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by Carey Murphy and Michael Bowen & r & Broken Social Scene & lt;a href= & quot;http://click.linksynergy.com/fs-bin/click?id=rQy1MLe70wI & amp;offerid=78941.465478241 & amp;type=10 & amp;subid= & quot; & Broken Social Scene & lt;/a & **** & r & Generally speaking, I'm absolutely suspicious of any eponymous album title if the album in question is not a debut. Historically speaking (and I know tons about history), every self-titled album that is released well into the career of an established band indicates an aesthetic shift into the realm of suckiness. The most egregious examples: Metallica's Metallica and 311's 311. So how is it that Broken Social Scene has managed a delightfully competent album? Is it possible that my theory is flawed? Is it possible that I don't know what I'm talking about? The answers, in order, are: They have limitless talent, no and no.


The sound is polished and polite, full of that huggable indie-rock glee. But there remains plenty of fuzz and haze to derail any attempts at easy deciphering. "Handjobs for the Holidays" makes me want to embrace the first grubby sweater-wearer I see, just not in that way. "It's All Gonna Break" takes the cake: self-indulgent grandstanding that roughs up all the earlier veneer. For nine-plus minutes. It's ferocious. -- Carey Murphy





Arvo Part A Tribute Hilliard Ensemble **** & r & Arvo Part equals Steve Reich plus Christian faith and incense smoke. Imagine the sacred choral music of the Middle Ages and Renaissance -- votive lights, the soaring vaults of a cathedral, the fervency of prayers sent heavenward -- stripped down to a "holy minimalism." After secluding himself like a hermit during the early '70s, Part reemerged with a new style he called "tintinnabulation": a tinkling of little bells that modernized choral chant in one stroke.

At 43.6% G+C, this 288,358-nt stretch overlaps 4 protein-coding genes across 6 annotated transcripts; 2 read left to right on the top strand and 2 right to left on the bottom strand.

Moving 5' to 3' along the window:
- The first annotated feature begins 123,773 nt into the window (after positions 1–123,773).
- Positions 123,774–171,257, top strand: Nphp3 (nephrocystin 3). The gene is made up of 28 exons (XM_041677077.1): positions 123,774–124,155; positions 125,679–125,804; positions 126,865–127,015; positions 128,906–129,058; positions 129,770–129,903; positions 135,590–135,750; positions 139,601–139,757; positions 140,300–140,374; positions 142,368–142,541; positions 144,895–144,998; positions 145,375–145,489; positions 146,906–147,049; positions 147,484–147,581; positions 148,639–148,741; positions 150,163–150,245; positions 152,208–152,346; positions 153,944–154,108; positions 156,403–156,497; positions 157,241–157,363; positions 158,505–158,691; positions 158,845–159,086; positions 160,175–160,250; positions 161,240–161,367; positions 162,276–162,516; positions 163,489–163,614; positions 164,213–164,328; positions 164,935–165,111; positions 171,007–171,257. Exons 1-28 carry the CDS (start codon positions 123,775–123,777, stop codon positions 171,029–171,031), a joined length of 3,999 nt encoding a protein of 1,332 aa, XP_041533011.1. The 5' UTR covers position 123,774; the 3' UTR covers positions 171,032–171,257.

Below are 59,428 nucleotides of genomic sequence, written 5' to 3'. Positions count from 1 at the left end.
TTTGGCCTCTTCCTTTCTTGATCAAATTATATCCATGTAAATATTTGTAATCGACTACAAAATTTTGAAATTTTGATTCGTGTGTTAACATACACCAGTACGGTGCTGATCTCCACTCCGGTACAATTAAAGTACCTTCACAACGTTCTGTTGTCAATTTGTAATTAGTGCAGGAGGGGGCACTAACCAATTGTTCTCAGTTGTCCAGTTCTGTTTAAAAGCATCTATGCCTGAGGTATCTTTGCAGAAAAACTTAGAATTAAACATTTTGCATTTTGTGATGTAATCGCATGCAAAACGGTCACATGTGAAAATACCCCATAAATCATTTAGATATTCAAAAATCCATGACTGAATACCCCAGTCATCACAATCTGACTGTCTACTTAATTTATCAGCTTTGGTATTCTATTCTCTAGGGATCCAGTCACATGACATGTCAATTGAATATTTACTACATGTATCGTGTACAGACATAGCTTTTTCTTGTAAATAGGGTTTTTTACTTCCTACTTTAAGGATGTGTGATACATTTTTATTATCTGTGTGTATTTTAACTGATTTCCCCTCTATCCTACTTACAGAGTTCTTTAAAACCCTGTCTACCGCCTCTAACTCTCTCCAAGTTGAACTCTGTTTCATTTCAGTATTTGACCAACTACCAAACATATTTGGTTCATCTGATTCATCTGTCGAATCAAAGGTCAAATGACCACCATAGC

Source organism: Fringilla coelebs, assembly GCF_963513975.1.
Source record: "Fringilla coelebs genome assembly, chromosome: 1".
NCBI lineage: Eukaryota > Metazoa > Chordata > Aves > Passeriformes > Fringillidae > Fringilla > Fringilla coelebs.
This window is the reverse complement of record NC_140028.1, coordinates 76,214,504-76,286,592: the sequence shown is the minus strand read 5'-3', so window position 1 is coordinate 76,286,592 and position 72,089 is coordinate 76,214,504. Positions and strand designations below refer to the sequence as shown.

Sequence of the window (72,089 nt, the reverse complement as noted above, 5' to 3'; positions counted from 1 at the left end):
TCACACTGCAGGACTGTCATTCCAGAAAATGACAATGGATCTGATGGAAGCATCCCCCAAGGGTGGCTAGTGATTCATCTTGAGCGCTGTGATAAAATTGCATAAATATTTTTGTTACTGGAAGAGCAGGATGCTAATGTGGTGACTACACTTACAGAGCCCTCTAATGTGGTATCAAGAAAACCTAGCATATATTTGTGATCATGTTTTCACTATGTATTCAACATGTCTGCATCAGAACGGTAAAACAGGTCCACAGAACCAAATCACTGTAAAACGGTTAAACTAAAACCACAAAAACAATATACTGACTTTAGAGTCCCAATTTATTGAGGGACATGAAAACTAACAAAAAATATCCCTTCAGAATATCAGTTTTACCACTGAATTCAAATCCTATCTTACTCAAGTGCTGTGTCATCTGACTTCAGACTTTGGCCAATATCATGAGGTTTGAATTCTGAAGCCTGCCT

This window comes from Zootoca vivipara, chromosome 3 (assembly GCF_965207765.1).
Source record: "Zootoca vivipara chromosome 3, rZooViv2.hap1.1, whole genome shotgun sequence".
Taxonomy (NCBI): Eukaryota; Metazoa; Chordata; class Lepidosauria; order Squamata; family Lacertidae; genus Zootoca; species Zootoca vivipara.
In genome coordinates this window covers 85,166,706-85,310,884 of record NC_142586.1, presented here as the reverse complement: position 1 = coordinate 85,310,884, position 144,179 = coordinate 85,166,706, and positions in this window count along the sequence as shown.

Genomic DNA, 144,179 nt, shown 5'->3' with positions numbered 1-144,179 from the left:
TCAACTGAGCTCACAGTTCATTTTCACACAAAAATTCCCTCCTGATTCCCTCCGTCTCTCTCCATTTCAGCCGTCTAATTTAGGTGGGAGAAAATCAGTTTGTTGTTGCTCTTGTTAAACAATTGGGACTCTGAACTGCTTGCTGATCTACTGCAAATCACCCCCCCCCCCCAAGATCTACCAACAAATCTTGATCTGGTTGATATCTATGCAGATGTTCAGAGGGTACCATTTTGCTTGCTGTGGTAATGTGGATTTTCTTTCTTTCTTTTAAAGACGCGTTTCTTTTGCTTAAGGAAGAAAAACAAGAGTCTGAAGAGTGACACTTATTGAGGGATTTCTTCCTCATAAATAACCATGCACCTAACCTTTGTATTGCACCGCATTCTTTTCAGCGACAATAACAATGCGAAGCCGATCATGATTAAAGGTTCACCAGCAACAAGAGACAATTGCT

Paul Hillier -- the man who wrote the book on Part, literally -- leads the Hilliard Ensemble and Theater of Voices in a celebration of the Estonian composer's 70th birthday. In the Credo of the Berlin Mass, two sopranos entwine in a double helix, swirling and ascending to glorify the Lord. The Agnus Dei is suffused with melancholy: Have mercy on us, Part's four-part harmony and droning organ seem to say, because we desperately need it.


A Tribute is a good introduction to a contemporary composer remarkable for being widely known even before he's dead. Though in Part's case, he'll live on. - Michael Bowen
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